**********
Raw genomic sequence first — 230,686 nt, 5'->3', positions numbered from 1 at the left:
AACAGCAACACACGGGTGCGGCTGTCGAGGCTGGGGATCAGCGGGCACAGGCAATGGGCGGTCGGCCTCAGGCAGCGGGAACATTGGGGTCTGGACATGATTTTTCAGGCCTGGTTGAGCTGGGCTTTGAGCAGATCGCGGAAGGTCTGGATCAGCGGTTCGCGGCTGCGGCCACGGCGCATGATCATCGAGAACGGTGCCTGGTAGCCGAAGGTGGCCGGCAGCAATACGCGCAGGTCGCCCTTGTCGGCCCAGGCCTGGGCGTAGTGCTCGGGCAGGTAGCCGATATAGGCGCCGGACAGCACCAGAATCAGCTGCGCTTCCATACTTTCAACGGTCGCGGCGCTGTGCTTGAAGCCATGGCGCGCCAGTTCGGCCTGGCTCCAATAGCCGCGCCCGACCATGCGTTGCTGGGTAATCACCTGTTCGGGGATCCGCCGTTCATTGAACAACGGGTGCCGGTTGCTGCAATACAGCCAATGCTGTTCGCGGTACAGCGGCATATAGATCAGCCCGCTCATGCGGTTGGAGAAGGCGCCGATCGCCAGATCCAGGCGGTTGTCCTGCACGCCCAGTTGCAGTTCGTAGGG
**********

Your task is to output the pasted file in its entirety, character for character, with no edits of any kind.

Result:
Raw genomic sequence first — 230,686 nt, 5'->3', positions numbered from 1 at the left:
AACAGCAACACACGGGTGCGGCTGTCGAGGCTGGGGATCAGCGGGCACAGGCAATGGGCGGTCGGCCTCAGGCAGCGGGAACATTGGGGTCTGGACATGATTTTTCAGGCCTGGTTGAGCTGGGCTTTGAGCAGATCGCGGAAGGTCTGGATCAGCGGTTCGCGGCTGCGGCCACGGCGCATGATCATCGAGAACGGTGCCTGGTAGCCGAAGGTGGCCGGCAGCAATACGCGCAGGTCGCCCTTGTCGGCCCAGGCCTGGGCGTAGTGCTCGGGCAGGTAGCCGATATAGGCGCCGGACAGCACCAGAATCAGCTGCGCTTCCATACTTTCAACGGTCGCGGCGCTGTGCTTGAAGCCATGGCGCGCCAGTTCGGCCTGGCTCCAATAGCCGCGCCCGACCATGCGTTGCTGGGTAATCACCTGTTCGGGGATCCGCCGTTCATTGAACAACGGGTGCCGGTTGCTGCAATACAGCCAATGCTGTTCGCGGTACAGCGGCATATAGATCAGCCCGCTCATGCGGTTGGAGAAGGCGCCGATCGCCAGATCCAGGCGGTTGTCCTGCACGCCCAGTTGCAGTTCGTAGGG